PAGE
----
by Tomáš Suchý, Lucie Vištejnová, Monika Šupová, Pavel Klein, Martin Bartoš, Yaroslav Kolinko, Tereza Blassová, Zbyněk Tonar, Marek Pokorný, Zbyněk Sucharda, Margit Žaloudková, František Denk, Rastislav Ballay, Štefan Juhás, Jana Juhásová, Eva Klapková, Lukáš Horný, Radek Sedláček, Tomáš Grus, Zdeněk Čejka, Jr., Zdeněk Čejka, Kateřina Chudějová and Jaroslav Hrabákadd Show full author list remove Hide full author list
Biomedicines 2021, 9(5), 531; https://doi.org/10.3390/biomedicines9050531 - 10 May 2021
Cited by 15 | Viewed by 3458
Abstract
The aim of the study was to develop an orthopedic implant coating in the form of vancomycin-loaded collagen/hydroxyapatite layers (COLHA+V) that combine the ability to prevent bone infection with the ability to promote enhanced osseointegration. The ability to prevent bone infection was investigated [...] Read more.
The aim of the study was to develop an orthopedic implant coating in the form of vancomycin-loaded collagen/hydroxyapatite layers (COLHA+V) that combine the ability to prevent bone infection with the ability to promote enhanced osseointegration. The ability to prevent bone infection was investigated employing a rat model that simulated the clinically relevant implant-related introduction of bacterial contamination to the bone during a surgical procedure using a clinical isolate of Staphylococcus epidermidis. The ability to enhance osseointegration was investigated employing a model of a minipig with terminated growth. Six weeks following implantation, the infected rat femurs treated with the implants without vancomycin (COLHA+S. epidermidis) exhibited the obvious destruction of cortical bone as evinced via a cortical bone porosity of up to 20% greater than that of the infected rat femurs treated with the implants containing vancomycin (COLHA+V+S. epidermidis) (3%) and the non-infected rat femurs (COLHA+V) (2%). The alteration of the bone structure of the infected COLHA+S. epidermidis group was further demonstrated by a 3% decrease in the average Ca/P molar ratio of the bone mineral. Finally, the determination of the concentration of vancomycin released into the blood stream indicated a negligible systemic load. Six months following implantation in the pigs, the quantified ratio of new bone indicated an improvement in osseointegration, with a two-fold bone ingrowth on the COLHA (47%) and COLHA+V (52%) compared to the control implants without a COLHA layer (27%). Therefore, it can be concluded that COLHA+V layers are able to significantly prevent the destruction of bone structure related to bacterial infection with a minimal systemic load and, simultaneously, enhance the rate of osseointegration. Full article
Show Figures

Graphical abstract

Review

Jump to: Research

20 pages, 1122 KiB  
Review
Fracture Healing Research—Shift towards In Vitro Modeling?
by Moritz Pfeiffenberger, Alexandra Damerau, Annemarie Lang, Frank Buttgereit, Paula Hoff and Timo Gaber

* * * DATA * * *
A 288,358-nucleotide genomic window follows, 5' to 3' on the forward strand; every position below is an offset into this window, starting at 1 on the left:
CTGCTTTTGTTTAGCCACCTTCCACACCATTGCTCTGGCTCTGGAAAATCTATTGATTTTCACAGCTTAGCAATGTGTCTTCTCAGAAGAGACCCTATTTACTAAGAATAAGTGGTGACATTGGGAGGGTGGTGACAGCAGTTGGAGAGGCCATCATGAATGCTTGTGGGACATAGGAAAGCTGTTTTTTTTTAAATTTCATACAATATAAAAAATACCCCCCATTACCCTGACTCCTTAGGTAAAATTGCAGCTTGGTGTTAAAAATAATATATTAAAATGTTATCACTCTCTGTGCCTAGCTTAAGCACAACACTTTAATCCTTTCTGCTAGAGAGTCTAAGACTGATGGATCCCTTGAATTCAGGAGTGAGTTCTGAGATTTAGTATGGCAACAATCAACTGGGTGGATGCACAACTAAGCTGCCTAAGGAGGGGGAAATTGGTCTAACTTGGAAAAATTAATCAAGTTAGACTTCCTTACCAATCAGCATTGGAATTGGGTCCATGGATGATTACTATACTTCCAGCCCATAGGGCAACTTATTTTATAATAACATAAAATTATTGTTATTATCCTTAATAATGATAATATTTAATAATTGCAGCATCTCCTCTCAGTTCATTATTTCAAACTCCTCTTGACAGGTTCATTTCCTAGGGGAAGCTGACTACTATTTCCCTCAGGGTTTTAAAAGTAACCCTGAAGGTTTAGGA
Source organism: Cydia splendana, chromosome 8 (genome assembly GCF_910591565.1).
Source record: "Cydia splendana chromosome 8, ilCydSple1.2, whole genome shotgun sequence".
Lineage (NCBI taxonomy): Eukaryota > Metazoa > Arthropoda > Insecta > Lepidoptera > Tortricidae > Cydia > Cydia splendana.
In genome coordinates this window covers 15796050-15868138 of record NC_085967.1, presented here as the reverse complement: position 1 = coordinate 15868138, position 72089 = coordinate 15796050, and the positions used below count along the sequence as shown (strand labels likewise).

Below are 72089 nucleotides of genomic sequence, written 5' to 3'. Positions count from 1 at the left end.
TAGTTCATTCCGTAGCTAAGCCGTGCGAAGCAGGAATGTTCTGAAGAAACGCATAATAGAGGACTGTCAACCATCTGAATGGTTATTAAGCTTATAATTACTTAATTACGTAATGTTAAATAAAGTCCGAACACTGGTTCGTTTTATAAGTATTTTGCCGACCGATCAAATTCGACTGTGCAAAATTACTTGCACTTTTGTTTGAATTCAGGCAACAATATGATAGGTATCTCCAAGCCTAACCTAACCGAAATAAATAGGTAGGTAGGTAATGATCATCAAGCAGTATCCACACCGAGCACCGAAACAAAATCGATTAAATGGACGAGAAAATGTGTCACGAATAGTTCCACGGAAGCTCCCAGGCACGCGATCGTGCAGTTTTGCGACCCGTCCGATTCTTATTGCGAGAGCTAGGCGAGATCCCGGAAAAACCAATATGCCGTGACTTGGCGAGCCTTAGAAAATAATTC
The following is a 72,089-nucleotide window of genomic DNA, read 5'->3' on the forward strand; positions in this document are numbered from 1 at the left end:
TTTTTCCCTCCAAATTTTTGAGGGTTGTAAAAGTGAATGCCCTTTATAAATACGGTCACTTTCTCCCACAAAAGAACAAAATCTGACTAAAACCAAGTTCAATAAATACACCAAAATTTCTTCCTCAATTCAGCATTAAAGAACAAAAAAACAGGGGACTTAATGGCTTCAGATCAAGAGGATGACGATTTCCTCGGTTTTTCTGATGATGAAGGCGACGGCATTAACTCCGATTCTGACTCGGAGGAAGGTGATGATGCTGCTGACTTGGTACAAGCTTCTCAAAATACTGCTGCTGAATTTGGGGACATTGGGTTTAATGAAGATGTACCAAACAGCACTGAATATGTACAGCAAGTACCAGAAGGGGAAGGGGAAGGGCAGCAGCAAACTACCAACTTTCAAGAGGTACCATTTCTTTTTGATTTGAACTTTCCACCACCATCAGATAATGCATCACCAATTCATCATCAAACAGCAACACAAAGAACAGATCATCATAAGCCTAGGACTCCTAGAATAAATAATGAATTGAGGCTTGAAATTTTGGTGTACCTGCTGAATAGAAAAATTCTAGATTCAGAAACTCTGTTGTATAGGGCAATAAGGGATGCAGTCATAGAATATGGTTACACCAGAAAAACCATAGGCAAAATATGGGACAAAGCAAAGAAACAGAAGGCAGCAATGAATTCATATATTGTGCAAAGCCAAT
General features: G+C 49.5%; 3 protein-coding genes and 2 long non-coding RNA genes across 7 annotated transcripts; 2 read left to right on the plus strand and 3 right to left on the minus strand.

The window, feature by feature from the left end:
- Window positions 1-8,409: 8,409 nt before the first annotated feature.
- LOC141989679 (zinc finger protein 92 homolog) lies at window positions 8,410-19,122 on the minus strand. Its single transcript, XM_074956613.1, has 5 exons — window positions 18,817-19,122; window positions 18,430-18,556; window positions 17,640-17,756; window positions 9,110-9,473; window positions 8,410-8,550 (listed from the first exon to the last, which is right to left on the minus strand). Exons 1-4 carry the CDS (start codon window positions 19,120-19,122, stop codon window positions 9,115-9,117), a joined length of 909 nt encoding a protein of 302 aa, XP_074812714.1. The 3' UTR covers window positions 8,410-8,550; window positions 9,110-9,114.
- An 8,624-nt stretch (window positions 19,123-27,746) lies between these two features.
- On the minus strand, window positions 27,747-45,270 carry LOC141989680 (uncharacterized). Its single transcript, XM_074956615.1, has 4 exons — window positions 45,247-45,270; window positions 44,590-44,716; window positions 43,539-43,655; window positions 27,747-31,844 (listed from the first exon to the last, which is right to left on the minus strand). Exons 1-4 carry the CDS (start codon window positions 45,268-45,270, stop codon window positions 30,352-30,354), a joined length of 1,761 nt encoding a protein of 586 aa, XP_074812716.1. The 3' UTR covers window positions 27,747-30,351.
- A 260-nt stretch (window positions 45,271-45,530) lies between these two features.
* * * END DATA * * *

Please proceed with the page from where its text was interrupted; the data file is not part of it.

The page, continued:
Biomedicines 2021, 9(7), 748; https://doi.org/10.3390/biomedicines9070748 - 28 Jun 2021
Cited by 17 | Viewed by 10032
Abstract
Fractures are one of the most frequently occurring traumatic events worldwide. Approximately 10% of fractures lead to bone healing disorders, resulting in strain for affected patients and enormous costs for society. In order to shed light into underlying mechanisms of bone regeneration (habitual [...] Read more.
Fractures are one of the most frequently occurring traumatic events worldwide. Approximately 10% of fractures lead to bone healing disorders, resulting in strain for affected patients and enormous costs for society. In order to shed light into underlying mechanisms of bone regeneration (habitual or disturbed), and to develop new therapeutic strategies, various in vivo, ex vivo and in vitro models can be applied. Undeniably, in vivo models include the systemic and biological situation. However, transferability towards the human patient along with ethical concerns regarding in vivo models have to be considered. Fostered by enormous technical improvements, such as bioreactors, on-a-chip-technologies and bone tissue engineering, sophisticated in vitro models are of rising interest. These models offer the possibility to use human cells from individual donors, complex cell systems and 3D models, therefore bridging the transferability gap, providing a platform for the introduction of personalized precision medicine and finally sparing animals. Facing diverse processes during fracture healing and thus various scientific opportunities, the reliability of results oftentimes depends on the choice of an appropriate model. Hence, we here focus on categorizing available models with respect to the requirements of the scientific approach. Full article
Show Figures

Figure 1

20 pages, 10894 KiB  
Review
Strategies to Improve Bone Healing: Innovative Surgical Implants Meet Nano-/Micro-Topography of Bone Scaffolds
by Dirk Wähnert, Johannes Greiner, Stefano Brianza, Christian Kaltschmidt, Thomas Vordemvenne and Barbara Kaltschmidt
Biomedicines 2021, 9(7), 746; https://doi.org/10.3390/biomedicines9070746 - 28 Jun 2021
Cited by 10 | Viewed by 3704
Abstract
Successful fracture healing is dependent on an optimal mechanical and biological environment at the fracture site. Disturbances in fracture healing (non-union) or even critical size bone defects, where void volume is larger than the self-healing capacity of bone tissue, are great challenges for [...] Read more.
Successful fracture healing is dependent on an optimal mechanical and biological environment at the fracture site. Disturbances in fracture healing (non-union) or even critical size bone defects, where void volume is larger than the self-healing capacity of bone tissue, are great challenges for orthopedic surgeons. To address these challenges, new surgical implant concepts have been recently developed to optimize mechanical conditions. First, this review article discusses the mechanical environment on bone and fracture healing. In this context, a new implant concept, variable fixation technology, is introduced. This implant has the unique ability to change its mechanical properties from “rigid” to “dynamic” over the time of fracture healing. This leads to increased callus formation, a more homogeneous callus distribution and thus improved fracture healing. Second, recent advances in the nano- and micro-topography of bone scaffolds for guiding osteoinduction will be reviewed, particularly emphasizing the mimicry of natural bone. We summarize that an optimal scaffold should comprise micropores of 50–150 µm diameter allowing vascularization and migration of stem cells as well as nanotopographical osteoinductive cues, preferably pores of 30 nm diameter. Next to osteoinduction, such nano- and micro-topographical cues may also reduce inflammation and possess an antibacterial activity to further promote bone regeneration. Full article
Show Figures

Figure 1

Back to TopTop